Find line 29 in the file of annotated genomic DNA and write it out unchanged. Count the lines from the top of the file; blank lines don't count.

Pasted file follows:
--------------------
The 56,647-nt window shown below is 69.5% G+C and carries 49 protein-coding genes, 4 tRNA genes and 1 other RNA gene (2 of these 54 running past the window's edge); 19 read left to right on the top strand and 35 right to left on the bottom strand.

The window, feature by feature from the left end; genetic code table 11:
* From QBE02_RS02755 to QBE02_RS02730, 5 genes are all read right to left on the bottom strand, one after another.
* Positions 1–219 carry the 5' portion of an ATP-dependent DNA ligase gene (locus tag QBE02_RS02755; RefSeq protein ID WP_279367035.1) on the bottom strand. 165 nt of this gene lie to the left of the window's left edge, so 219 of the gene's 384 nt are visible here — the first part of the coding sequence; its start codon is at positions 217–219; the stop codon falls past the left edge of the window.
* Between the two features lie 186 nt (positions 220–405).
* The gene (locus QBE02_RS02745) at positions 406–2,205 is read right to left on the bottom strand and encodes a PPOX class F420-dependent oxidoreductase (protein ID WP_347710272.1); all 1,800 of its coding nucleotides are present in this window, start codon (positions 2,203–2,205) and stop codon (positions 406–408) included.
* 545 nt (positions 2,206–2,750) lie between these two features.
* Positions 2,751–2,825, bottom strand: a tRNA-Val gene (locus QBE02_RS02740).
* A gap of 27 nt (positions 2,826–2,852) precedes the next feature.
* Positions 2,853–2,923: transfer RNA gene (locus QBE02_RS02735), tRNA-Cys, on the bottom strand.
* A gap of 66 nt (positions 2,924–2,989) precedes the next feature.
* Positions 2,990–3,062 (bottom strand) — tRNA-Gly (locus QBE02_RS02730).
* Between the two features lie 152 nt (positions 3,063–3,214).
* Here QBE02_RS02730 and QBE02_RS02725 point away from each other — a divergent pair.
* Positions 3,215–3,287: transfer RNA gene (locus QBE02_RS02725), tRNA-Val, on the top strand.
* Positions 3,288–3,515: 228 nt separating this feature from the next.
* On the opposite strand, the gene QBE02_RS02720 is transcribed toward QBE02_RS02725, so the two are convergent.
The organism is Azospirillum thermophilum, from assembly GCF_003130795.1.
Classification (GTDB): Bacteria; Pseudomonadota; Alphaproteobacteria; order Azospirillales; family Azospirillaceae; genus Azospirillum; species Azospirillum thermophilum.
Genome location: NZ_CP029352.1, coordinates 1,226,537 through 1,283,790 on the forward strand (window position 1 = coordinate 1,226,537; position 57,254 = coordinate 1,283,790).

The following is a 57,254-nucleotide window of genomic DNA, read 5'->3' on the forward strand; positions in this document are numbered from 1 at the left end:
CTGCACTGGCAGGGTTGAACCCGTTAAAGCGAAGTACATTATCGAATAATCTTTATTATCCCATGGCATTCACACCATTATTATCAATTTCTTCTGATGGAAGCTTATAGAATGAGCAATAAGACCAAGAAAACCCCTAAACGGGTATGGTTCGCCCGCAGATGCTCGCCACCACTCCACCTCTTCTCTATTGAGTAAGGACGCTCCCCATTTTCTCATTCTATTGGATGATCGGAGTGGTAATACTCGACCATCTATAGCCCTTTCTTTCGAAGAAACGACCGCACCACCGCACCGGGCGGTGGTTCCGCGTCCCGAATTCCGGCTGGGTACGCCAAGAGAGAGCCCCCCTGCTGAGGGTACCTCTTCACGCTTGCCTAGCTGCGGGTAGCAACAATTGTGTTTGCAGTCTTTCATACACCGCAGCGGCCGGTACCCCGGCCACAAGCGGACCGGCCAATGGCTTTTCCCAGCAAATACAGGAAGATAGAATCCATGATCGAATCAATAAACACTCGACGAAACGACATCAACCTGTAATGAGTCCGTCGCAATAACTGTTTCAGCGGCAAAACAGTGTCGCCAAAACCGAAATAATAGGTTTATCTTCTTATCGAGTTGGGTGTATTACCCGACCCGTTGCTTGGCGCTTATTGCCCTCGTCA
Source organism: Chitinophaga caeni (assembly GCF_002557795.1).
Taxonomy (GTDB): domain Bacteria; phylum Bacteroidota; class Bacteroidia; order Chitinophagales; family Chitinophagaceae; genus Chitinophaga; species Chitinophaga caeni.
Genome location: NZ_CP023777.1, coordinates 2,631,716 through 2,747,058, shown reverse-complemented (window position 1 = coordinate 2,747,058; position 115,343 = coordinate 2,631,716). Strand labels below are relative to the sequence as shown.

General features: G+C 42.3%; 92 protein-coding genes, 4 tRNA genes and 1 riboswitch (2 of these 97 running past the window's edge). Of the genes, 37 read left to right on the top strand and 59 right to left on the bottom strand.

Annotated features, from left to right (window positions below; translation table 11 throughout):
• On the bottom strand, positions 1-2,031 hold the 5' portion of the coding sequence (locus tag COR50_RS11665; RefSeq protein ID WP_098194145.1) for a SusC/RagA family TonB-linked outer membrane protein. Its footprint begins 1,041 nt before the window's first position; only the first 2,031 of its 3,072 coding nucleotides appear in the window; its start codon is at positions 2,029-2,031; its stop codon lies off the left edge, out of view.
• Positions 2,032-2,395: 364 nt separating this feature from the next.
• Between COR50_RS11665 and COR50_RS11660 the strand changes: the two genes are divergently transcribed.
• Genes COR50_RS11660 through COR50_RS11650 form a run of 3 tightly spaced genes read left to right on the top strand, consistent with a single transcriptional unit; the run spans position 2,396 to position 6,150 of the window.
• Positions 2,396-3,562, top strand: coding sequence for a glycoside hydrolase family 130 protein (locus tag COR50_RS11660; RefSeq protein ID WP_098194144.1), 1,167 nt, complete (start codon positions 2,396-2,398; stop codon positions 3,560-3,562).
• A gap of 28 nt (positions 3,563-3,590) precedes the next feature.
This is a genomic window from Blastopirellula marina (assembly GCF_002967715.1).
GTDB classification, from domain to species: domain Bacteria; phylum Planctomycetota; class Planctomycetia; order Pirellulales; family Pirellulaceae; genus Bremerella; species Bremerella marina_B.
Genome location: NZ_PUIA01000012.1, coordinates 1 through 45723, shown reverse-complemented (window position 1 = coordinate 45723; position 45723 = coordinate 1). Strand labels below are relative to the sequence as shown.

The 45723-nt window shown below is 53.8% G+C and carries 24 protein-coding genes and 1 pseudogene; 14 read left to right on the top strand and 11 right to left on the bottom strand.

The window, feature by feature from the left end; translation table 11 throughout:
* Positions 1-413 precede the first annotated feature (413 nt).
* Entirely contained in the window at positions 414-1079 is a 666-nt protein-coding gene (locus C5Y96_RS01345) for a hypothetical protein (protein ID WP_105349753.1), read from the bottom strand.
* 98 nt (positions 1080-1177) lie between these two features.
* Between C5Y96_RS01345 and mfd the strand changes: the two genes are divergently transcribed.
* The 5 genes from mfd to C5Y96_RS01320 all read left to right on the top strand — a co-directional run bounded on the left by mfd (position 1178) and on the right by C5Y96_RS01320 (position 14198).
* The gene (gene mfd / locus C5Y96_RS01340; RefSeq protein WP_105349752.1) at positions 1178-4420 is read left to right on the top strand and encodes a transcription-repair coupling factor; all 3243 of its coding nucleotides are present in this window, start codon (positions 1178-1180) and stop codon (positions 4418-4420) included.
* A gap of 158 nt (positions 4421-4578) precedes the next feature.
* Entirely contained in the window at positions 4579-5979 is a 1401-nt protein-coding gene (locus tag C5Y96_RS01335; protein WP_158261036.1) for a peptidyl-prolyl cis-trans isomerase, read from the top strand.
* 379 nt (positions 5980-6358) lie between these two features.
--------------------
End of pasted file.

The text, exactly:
• Positions 2,032-2,395: 364 nt separating this feature from the next.